This is a bottle of Depo Medrol. It is one of the more commonly used long-acting cortisone injectable products. One of the more common uses is to give long-lasting relief from allergic itching. Allergies are a malfunction of the body's defenses, so you give enough cortisone to suppress the body's defenses a little.
I'm not crazy about using this in dogs. You inject a blob of this stuff into the dog's thigh muscle. The drug begins leaching into the bloodstream. The bigger the blob, the higher the blood level of drug. So, when you first give it, the blood level of drug is very high. As time goes by, the blob gets smaller and smaller, so the blood level gets lower and lower. Eventually, the blood level gets low enough that it won't suppress the itching anymore.
The problem is this: you never really know what the blood level actually is and how much is left. We know that the average dose in the average dog will take 8 weeks to be totally gone, but it could take longer, maybe 12 weeks or even longer. The problem comes in when the blood level of drug is too low to stop the itching, but there's still a significant amount of drug left on board. The dog starts itching again, so you give him another dose. That's the second peak on the graph. Now you've got the new dose, plus the leftovers. He's not itching, but you may have boosted his cortisone levels to an unsafe level.
So, what's unsafe about it? Aside from the effect on his liver and pancreas and adrenal glands and carbohydrate metabolism and skin, you might be suppressing his immune system.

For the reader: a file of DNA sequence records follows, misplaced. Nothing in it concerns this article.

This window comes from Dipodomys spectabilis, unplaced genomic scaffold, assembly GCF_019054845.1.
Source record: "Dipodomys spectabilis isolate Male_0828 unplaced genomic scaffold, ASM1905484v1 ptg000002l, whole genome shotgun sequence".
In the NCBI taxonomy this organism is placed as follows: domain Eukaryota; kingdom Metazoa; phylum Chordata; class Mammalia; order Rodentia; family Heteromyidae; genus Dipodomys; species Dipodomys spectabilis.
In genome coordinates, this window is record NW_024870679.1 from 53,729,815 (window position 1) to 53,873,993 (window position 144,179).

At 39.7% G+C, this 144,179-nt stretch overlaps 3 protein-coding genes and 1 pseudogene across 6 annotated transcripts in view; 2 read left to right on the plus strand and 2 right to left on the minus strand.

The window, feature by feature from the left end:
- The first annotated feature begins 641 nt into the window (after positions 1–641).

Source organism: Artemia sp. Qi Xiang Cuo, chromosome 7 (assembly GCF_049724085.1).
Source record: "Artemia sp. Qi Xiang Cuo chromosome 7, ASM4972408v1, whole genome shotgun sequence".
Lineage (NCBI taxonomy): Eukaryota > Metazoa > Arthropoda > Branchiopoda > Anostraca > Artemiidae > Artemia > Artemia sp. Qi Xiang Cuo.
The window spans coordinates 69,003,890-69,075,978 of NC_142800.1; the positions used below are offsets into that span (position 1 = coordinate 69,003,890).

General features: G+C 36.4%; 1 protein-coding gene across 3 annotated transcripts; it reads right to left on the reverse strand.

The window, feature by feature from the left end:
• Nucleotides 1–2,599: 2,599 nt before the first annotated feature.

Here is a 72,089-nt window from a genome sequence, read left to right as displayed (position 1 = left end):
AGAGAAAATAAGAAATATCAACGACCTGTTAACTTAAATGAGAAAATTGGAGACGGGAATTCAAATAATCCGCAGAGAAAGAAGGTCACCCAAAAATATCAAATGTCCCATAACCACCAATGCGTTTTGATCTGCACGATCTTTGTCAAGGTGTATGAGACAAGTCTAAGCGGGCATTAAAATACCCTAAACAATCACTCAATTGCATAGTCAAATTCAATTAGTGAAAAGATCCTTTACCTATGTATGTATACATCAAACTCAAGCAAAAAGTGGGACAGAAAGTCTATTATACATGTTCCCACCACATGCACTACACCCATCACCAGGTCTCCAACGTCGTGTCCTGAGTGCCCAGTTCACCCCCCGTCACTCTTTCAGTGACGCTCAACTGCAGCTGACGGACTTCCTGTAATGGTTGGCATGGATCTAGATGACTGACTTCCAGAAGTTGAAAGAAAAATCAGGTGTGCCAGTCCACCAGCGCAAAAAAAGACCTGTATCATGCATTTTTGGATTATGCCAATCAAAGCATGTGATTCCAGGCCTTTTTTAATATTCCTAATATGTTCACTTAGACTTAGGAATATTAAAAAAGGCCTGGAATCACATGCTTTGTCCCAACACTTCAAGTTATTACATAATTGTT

Here's Stinky, the Shih T'zu. He doesn't look too bad from a distance (although this is a day after a good bath and trim). He (I do believe) had an allergy problem. His previous doctor prescribed tablets with a little cortisone, plus antihistamine. He also started in March giving him a stiff dose of Depo Medrol every two months. Some dogs might do okay with that. On the other hand...
Take a closer look at his legs. Stinky (like many dogs) has always harbored a few Demodex mites (a present from his mother). Unfortunately, when Stinky got a big enough load of Depo Medrol on board, it suppressed his immune system just a little too much and the mites took off like gangbusters. These legs don't look good, and this is two days after his bath, trim, and starting antibiotics for the secondary skin infection, and ivermectin for the mites.
These eyelids are what really hurt him, though. They were so painful that we had to anesthetize him to clean them up the first time. We can treat the mites, and we can treat the secondary Staph bacterial infection. The bad thing is this: it's only been three weeks since his last Depo Medrol injection. That means his immune system is going to stay suppressed for a while. We may not make much progress this first month. Drugs help, but we need his own body defenses working in order for him to get well.
There is a place for Depo Medrol in veterinary medicine. You need to be pretty sure what you're dealing with, though, because once it's in there, you can't take it back.